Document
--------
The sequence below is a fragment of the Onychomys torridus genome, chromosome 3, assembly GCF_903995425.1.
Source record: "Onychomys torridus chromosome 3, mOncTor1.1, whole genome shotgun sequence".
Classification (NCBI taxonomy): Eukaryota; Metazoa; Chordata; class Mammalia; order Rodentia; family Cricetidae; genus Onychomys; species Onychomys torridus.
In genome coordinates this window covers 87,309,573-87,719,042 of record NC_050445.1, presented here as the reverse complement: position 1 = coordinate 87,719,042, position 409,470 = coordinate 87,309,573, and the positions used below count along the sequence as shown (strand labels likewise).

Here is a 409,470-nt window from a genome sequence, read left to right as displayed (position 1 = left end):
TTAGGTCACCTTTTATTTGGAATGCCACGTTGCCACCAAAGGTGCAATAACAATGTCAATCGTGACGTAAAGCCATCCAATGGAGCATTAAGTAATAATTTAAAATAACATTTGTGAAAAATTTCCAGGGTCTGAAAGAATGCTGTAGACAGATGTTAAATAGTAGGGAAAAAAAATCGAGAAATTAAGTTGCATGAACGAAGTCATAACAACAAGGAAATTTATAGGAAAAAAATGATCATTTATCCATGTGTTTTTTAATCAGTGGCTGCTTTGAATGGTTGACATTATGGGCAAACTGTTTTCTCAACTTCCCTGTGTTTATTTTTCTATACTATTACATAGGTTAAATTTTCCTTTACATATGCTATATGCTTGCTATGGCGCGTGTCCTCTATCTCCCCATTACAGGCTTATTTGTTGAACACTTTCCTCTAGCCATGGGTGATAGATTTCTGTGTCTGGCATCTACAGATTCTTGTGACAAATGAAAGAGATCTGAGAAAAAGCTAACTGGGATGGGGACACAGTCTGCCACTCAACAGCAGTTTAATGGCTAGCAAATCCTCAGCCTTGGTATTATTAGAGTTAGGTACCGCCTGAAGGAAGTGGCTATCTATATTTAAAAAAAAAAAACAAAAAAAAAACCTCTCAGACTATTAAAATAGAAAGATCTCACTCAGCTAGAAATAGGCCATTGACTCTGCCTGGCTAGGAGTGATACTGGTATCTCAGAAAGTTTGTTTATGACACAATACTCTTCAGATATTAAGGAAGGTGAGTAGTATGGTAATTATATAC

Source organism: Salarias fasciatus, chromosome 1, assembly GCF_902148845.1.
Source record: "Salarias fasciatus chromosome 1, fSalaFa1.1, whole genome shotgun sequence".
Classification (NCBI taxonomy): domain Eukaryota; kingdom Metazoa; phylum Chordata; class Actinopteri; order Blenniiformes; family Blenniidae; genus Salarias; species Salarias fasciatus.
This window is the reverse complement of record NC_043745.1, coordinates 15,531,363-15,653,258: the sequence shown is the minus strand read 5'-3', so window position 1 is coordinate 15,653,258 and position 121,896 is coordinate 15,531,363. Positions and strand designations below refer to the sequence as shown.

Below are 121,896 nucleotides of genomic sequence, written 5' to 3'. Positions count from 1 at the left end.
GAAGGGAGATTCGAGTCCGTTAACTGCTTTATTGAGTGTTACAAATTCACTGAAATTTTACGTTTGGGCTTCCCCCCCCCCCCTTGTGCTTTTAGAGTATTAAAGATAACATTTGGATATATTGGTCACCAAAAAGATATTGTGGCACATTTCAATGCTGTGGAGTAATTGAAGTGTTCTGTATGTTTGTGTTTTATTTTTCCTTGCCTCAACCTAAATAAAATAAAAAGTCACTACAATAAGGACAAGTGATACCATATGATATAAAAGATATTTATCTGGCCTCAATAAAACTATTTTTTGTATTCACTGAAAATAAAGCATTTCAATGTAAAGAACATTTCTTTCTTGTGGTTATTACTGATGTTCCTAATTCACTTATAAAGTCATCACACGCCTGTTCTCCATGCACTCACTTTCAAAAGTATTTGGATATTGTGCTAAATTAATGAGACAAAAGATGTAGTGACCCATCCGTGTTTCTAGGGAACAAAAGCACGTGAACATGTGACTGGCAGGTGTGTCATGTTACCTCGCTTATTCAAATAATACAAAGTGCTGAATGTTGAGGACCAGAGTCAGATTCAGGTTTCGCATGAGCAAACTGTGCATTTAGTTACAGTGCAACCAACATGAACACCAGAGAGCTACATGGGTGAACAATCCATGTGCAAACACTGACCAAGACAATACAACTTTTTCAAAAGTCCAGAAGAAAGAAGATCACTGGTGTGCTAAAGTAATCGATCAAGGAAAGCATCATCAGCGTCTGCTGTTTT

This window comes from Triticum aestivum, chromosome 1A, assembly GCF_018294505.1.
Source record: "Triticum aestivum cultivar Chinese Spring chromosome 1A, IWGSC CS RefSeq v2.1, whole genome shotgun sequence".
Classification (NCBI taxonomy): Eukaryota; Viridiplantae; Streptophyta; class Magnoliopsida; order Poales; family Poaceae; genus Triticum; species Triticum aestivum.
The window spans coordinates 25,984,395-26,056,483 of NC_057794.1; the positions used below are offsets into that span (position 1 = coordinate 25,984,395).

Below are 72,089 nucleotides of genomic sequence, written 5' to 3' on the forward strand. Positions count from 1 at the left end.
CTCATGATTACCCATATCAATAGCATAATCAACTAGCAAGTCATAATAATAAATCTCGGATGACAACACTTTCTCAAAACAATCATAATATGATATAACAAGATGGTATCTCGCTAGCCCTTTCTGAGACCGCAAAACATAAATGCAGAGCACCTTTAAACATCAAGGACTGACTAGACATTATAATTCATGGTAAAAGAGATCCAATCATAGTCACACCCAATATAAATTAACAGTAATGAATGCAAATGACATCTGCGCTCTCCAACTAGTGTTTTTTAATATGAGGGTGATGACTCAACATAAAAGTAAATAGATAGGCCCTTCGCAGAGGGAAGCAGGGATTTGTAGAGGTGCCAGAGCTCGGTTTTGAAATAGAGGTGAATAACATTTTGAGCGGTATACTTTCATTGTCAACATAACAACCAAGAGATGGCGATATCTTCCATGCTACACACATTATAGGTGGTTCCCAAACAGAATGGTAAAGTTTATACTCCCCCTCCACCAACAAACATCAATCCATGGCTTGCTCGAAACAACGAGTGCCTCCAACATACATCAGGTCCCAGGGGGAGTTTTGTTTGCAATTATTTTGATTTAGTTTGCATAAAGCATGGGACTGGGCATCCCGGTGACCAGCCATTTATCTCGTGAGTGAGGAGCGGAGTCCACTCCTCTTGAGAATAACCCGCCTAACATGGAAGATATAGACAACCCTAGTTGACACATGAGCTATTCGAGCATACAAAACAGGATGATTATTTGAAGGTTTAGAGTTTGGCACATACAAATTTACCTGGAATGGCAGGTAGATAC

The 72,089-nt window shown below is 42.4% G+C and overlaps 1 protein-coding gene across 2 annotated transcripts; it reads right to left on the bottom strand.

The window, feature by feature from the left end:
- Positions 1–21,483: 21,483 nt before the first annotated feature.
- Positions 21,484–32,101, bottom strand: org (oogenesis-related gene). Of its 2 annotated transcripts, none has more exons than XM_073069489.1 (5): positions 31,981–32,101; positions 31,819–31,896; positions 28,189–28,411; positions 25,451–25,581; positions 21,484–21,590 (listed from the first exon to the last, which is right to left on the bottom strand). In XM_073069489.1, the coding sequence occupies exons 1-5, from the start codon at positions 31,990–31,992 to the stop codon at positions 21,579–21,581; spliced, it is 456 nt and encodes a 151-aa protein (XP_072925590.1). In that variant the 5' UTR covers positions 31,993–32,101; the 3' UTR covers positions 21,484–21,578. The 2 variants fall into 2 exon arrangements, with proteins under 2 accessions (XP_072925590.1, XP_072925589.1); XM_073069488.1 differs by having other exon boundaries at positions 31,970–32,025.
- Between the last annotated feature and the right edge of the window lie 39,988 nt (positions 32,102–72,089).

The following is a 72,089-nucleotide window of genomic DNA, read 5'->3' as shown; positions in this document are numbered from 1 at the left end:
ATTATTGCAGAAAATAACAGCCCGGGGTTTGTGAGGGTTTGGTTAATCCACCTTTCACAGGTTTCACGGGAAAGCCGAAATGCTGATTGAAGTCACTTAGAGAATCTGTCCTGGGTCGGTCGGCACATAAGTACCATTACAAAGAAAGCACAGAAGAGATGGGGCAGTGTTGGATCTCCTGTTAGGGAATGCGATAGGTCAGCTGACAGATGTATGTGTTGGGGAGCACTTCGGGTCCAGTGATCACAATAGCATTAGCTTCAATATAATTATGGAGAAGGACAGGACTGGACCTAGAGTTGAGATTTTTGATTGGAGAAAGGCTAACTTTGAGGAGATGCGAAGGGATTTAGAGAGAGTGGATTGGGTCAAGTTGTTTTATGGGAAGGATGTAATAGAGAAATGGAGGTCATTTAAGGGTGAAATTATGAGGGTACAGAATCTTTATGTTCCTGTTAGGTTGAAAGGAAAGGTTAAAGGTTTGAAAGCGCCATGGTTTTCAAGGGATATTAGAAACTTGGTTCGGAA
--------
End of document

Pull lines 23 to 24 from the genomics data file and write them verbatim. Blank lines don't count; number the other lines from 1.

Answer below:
- Between the last annotated feature and the right edge of the window lie 39,988 nt (positions 32,102–72,089).

The following is a 72,089-nucleotide window of genomic DNA, read 5'->3' as shown; positions in this document are numbered from 1 at the left end: